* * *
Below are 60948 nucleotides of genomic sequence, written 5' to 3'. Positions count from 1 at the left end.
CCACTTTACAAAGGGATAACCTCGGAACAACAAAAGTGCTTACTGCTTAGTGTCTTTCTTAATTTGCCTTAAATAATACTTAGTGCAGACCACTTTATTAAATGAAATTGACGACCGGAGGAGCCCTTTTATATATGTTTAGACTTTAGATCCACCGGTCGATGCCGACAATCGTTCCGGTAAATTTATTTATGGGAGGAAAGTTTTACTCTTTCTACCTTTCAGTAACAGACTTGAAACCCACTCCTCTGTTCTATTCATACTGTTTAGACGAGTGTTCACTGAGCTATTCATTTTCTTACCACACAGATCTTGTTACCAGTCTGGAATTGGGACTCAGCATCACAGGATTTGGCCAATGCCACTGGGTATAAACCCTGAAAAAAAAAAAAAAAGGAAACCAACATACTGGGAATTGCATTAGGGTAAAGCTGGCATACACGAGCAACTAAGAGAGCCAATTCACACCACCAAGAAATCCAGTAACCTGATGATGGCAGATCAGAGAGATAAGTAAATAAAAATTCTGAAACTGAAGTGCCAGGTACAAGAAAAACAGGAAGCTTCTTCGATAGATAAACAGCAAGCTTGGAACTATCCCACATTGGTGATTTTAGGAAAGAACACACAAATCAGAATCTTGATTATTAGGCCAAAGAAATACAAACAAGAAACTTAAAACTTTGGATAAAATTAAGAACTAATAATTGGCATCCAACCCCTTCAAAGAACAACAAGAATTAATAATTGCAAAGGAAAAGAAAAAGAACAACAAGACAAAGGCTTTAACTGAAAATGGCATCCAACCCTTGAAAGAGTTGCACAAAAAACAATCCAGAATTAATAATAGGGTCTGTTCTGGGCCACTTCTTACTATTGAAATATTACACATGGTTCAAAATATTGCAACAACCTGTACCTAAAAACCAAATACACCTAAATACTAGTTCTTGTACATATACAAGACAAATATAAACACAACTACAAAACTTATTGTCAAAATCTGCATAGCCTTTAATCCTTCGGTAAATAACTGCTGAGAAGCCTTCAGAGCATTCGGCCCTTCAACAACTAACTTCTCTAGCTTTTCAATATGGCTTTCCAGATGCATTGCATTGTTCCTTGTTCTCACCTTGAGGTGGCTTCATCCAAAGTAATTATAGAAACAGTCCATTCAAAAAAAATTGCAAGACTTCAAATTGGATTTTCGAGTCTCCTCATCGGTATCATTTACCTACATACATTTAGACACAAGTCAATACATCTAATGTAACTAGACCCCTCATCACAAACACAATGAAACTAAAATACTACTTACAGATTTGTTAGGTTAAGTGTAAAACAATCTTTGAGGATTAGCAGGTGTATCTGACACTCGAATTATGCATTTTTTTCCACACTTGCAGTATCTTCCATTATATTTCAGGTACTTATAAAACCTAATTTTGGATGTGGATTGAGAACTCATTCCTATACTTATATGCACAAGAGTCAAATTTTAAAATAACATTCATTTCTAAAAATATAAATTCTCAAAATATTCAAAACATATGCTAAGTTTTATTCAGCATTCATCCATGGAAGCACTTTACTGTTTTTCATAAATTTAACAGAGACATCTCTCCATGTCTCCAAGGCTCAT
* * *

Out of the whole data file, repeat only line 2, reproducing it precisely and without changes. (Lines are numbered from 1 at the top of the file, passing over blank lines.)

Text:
CCACTTTACAAAGGGATAACCTCGGAACAACAAAAGTGCTTACTGCTTAGTGTCTTTCTTAATTTGCCTTAAATAATACTTAGTGCAGACCACTTTATTAAATGAAATTGACGACCGGAGGAGCCCTTTTATATATGTTTAGACTTTAGATCCACCGGTCGATGCCGACAATCGTTCCGGTAAATTTATTTATGGGAGGAAAGTTTTACTCTTTCTACCTTTCAGTAACAGACTTGAAACCCACTCCTCTGTTCTATTCATACTGTTTAGACGAGTGTTCACTGAGCTATTCATTTTCTTACCACACAGATCTTGTTACCAGTCTGGAATTGGGACTCAGCATCACAGGATTTGGCCAATGCCACTGGGTATAAACCCTGAAAAAAAAAAAAAAAGGAAACCAACATACTGGGAATTGCATTAGGGTAAAGCTGGCATACACGAGCAACTAAGAGAGCCAATTCACACCACCAAGAAATCCAGTAACCTGATGATGGCAGATCAGAGAGATAAGTAAATAAAAATTCTGAAACTGAAGTGCCAGGTACAAGAAAAACAGGAAGCTTCTTCGATAGATAAACAGCAAGCTTGGAACTATCCCACATTGGTGATTTTAGGAAAGAACACACAAATCAGAATCTTGATTATTAGGCCAAAGAAATACAAACAAGAAACTTAAAACTTTGGATAAAATTAAGAACTAATAATTGGCATCCAACCCCTTCAAAGAACAACAAGAATTAATAATTGCAAAGGAAAAGAAAAAGAACAACAAGACAAAGGCTTTAACTGAAAATGGCATCCAACCCTTGAAAGAGTTGCACAAAAAACAATCCAGAATTAATAATAGGGTCTGTTCTGGGCCACTTCTTACTATTGAAATATTACACATGGTTCAAAATATTGCAACAACCTGTACCTAAAAACCAAATACACCTAAATACTAGTTCTTGTACATATACAAGACAAATATAAACACAACTACAAAACTTATTGTCAAAATCTGCATAGCCTTTAATCCTTCGGTAAATAACTGCTGAGAAGCCTTCAGAGCATTCGGCCCTTCAACAACTAACTTCTCTAGCTTTTCAATATGGCTTTCCAGATGCATTGCATTGTTCCTTGTTCTCACCTTGAGGTGGCTTCATCCAAAGTAATTATAGAAACAGTCCATTCAAAAAAAATTGCAAGACTTCAAATTGGATTTTCGAGTCTCCTCATCGGTATCATTTACCTACATACATTTAGACACAAGTCAATACATCTAATGTAACTAGACCCCTCATCACAAACACAATGAAACTAAAATACTACTTACAGATTTGTTAGGTTAAGTGTAAAACAATCTTTGAGGATTAGCAGGTGTATCTGACACTCGAATTATGCATTTTTTTCCACACTTGCAGTATCTTCCATTATATTTCAGGTACTTATAAAACCTAATTTTGGATGTGGATTGAGAACTCATTCCTATACTTATATGCACAAGAGTCAAATTTTAAAATAACATTCATTTCTAAAAATATAAATTCTCAAAATATTCAAAACATATGCTAAGTTTTATTCAGCATTCATCCATGGAAGCACTTTACTGTTTTTCATAAATTTAACAGAGACATCTCTCCATGTCTCCAAGGCTCAT